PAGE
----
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on 13 June 2017
I bought this book on recommendation and find it has a wealth of information on herbs. An excellent reference tool.
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on 3 August 2017
Very comprehensive and informative, a must for the beginner. Thank you.
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on 11 April 2017
Great service, quick dispatch, amazing book. A++++
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on 14 April 2017
The must have book for the discerning Witch.
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on 24 March 2017
Good book
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on 30 August 2017
very intriguing
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on 24 May 1999
This is the most carefully researched compendium of pagan herbal lore I've ever found. He has everything in here from the botanicals themselves to astrological correspondences to powers attributed to the plants and their parts. And to his credit, he has appendices in this book to cross-reference all of the information contained in the encyclopedic body of the book. His bibliography is also very valuable as he gives astute advice and observations on some of these resources, such as the Golden Bough ("Take with a large grain of salt"). I still refer to this book regularly and I've had it 10 yrs now. Excellent scholarship and of interest whether you are pagan or not, whether you are Wicca or Witch (and thank you, Scott, for giving us the difference between Wiccans and Witches in your glossary). Mr. Cunningham left us a wonderful legacy of practical pagan resources in his books.
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TOP 500 REVIEWERon 24 February 2017
I've had this book for many years, and have consulted it often, both for ritual purposes and for research for fiction writing. (i write historical and fantasy fiction, and magical herbs play a role in both genres.)

It's a big comprehensive book, and at the same time very simple. It lists herbs alphabetically by their English name, with the Latin name behind it, and each herb has its ritual and magic uses listed.

The book contains additional sections at the end. I particularly value the folk-names cross-reference for when I want to look up a plant that I know by a different name.

The section I consult most is "Magical Intentions" where I can look up what I want to achieve (or more often, what my fictional character wants to achieve) and see a list of relevant plants. Then I look up those plants in the encyclopaedia to select the one that suits me best. For example, I can see which herbs might be used to break hexes to attain invisibility, to aid hunting or to attain longevity. For a fiction writer, that's a gold mine.

The illustrations are old line drawings (19th century or older ) which are out of copyright. This was probably so the publishers didn't have the expense of hiring an illustrator or pay for image licenses. The drawings are ok, but not really helpful. I'd have liked photos, or clear drawings, especially in relation to their size.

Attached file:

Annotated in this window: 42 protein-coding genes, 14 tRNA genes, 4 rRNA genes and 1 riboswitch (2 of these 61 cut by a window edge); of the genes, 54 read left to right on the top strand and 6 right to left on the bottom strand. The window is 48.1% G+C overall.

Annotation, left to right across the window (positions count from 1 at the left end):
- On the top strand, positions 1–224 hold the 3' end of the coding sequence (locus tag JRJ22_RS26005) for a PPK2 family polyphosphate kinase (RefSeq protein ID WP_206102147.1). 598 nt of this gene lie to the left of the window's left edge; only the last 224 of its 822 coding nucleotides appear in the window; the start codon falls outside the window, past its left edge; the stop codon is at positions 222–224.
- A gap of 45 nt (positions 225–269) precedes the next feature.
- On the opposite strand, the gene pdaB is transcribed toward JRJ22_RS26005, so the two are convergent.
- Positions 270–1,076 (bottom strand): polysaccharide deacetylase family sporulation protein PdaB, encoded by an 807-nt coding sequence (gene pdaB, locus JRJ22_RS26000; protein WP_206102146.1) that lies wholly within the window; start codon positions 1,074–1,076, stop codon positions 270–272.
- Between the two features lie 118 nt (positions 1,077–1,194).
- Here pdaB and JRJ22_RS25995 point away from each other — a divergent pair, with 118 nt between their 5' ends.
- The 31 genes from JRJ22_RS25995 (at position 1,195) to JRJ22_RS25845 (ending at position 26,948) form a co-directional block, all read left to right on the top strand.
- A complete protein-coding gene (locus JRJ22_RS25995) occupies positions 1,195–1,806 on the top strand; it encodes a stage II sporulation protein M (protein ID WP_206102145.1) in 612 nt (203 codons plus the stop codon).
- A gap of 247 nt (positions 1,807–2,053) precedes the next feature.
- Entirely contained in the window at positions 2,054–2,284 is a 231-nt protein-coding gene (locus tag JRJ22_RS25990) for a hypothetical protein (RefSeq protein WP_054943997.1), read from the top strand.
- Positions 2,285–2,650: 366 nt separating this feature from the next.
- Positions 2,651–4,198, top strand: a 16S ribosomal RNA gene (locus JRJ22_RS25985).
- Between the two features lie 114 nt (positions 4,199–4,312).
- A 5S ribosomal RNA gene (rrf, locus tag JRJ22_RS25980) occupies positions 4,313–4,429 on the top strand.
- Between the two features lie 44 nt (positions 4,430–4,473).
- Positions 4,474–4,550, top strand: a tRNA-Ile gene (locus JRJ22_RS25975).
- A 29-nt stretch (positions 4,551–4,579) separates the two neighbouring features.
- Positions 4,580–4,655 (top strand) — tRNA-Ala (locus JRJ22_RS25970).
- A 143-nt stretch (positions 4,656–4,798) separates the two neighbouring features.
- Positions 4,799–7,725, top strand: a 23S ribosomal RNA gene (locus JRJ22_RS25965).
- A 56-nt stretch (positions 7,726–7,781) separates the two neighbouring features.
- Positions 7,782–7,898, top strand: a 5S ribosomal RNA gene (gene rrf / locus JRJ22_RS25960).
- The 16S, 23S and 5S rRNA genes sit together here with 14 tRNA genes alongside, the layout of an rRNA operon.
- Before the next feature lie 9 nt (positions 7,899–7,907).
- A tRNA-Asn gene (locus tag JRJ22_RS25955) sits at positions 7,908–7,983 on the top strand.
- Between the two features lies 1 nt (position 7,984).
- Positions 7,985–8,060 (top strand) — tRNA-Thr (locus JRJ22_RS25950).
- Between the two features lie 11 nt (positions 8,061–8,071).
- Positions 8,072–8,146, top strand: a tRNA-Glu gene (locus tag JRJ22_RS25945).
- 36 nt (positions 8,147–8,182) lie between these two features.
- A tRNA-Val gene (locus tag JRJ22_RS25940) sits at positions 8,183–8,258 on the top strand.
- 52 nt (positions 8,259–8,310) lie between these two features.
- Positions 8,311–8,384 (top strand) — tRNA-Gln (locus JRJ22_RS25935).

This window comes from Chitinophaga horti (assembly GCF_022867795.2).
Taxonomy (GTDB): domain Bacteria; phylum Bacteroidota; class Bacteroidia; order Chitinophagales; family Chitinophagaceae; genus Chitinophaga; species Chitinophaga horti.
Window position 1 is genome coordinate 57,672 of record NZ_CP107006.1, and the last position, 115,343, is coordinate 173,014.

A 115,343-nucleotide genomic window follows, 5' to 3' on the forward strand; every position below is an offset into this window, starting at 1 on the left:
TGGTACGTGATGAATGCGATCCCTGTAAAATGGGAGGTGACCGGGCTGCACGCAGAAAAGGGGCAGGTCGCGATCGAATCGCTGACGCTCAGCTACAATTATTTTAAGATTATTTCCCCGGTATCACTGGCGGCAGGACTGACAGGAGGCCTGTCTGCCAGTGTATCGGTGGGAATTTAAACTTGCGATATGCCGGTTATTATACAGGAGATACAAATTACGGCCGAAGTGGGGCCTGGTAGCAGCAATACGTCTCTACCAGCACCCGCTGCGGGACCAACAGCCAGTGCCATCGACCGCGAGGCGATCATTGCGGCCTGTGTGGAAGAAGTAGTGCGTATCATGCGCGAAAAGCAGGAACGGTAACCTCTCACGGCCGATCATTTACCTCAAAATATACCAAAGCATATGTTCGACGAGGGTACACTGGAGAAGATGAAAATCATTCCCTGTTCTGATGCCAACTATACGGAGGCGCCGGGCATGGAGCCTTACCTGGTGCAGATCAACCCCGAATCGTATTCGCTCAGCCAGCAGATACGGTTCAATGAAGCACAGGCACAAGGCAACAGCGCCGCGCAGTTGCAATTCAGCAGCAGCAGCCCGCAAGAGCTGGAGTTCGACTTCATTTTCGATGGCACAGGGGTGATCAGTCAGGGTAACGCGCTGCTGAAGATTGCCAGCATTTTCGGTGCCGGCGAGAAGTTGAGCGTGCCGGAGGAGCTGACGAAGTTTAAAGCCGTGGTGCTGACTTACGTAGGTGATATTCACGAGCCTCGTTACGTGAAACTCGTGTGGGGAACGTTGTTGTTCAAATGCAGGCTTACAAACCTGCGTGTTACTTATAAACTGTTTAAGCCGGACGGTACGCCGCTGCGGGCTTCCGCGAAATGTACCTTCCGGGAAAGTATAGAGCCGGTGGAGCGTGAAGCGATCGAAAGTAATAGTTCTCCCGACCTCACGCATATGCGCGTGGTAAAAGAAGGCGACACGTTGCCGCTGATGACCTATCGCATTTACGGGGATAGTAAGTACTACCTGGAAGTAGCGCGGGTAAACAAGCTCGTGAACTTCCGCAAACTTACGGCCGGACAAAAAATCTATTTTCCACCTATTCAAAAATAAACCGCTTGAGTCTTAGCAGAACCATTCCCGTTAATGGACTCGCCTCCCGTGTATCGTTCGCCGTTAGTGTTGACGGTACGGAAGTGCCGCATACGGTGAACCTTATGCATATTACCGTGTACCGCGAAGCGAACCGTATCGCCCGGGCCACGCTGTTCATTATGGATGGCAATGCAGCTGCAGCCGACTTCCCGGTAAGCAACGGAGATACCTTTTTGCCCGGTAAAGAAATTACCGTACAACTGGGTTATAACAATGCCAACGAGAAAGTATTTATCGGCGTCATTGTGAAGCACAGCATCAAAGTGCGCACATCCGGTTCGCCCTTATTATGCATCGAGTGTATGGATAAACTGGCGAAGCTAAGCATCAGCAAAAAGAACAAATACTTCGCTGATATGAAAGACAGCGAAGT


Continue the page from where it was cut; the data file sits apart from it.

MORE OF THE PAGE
As a passionate gardener and professional writer, I would have like information about the growing conditions, location and appearance. For example, when a character in a story searches for a specific plant for a magic spell, it would help me to know if she searches in the forest, a meadow or bog, whether the plant flowers in spring or in summer, whether it's a ground-cover creeper or a tree-climbing vine, whether it's tiny or tall, etc. Even just a few words would be helpful.
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on 20 April 2016
Best magical herbal book I have ever read. It has the Planet, sign and element all together in one place for each herb, which is often scattered about or missing in other books. The info has always proved accurate, and my only greivance is that I cannot get a hardback copy! Mine is so well thumbed I had to buy another eventually. Excellant book and the only magickal author who had humility and spoke to the layman, instead of trying to show off. A rare man indeed.
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on 31 December 2010
I have been searching for a good easy to read book about herbs used in magic for some time. I am so very glad I got this book. As usual for (the late) Scott Cunningham, its a well written, easy to understand and well documented. Everything is listed and easy to find....divided up into gender, planetary, intentions....absolutely perfect. The pictures are line drawings..in black and white but are accurate and easy to identify (you could always get a photographic reference herb book to double check identity). There is not a vast amount of detail for each herb, but enough to guide you to choosing the right herb for your spell.

Whilst many scoff at the idea of using herbs for spells....remember they have been used for centuries, as Mr Cunningham reminds us. Common sense must still be used....and as some other critique said My Cunningham suggests a bag of herbs protect your house better than an alarm....he doesn't, but adding a little extra magical herb cant go wrong if that is your belief!
I highly recommend this book...for beginners or the more experienced like myself. I know I shall be using this reference book for years to come.

Encyclopaedia of Magical Herbs (Llewellyn's Sourcebook Series)
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